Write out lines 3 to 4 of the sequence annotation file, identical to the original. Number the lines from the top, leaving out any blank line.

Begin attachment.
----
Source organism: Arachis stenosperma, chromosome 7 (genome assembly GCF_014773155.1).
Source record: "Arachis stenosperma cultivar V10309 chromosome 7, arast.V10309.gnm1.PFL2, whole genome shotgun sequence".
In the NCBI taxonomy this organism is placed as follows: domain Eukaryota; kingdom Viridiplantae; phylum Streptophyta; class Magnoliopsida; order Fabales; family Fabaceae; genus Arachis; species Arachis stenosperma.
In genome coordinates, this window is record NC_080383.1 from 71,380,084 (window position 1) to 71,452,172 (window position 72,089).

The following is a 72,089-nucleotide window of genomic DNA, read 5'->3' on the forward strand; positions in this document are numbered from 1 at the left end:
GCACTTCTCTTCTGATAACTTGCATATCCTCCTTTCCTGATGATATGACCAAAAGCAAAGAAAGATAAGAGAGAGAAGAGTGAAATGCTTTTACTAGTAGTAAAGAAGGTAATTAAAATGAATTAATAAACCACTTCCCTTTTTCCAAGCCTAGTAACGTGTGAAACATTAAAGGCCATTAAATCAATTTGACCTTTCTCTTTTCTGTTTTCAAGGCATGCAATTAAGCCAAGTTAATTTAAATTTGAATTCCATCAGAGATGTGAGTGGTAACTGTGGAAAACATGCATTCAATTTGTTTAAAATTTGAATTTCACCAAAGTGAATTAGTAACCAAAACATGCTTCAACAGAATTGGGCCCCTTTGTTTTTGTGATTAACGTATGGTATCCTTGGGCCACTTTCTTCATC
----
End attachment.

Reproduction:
In the NCBI taxonomy this organism is placed as follows: domain Eukaryota; kingdom Viridiplantae; phylum Streptophyta; class Magnoliopsida; order Fabales; family Fabaceae; genus Arachis; species Arachis stenosperma.
In genome coordinates, this window is record NC_080383.1 from 71,380,084 (window position 1) to 71,452,172 (window position 72,089).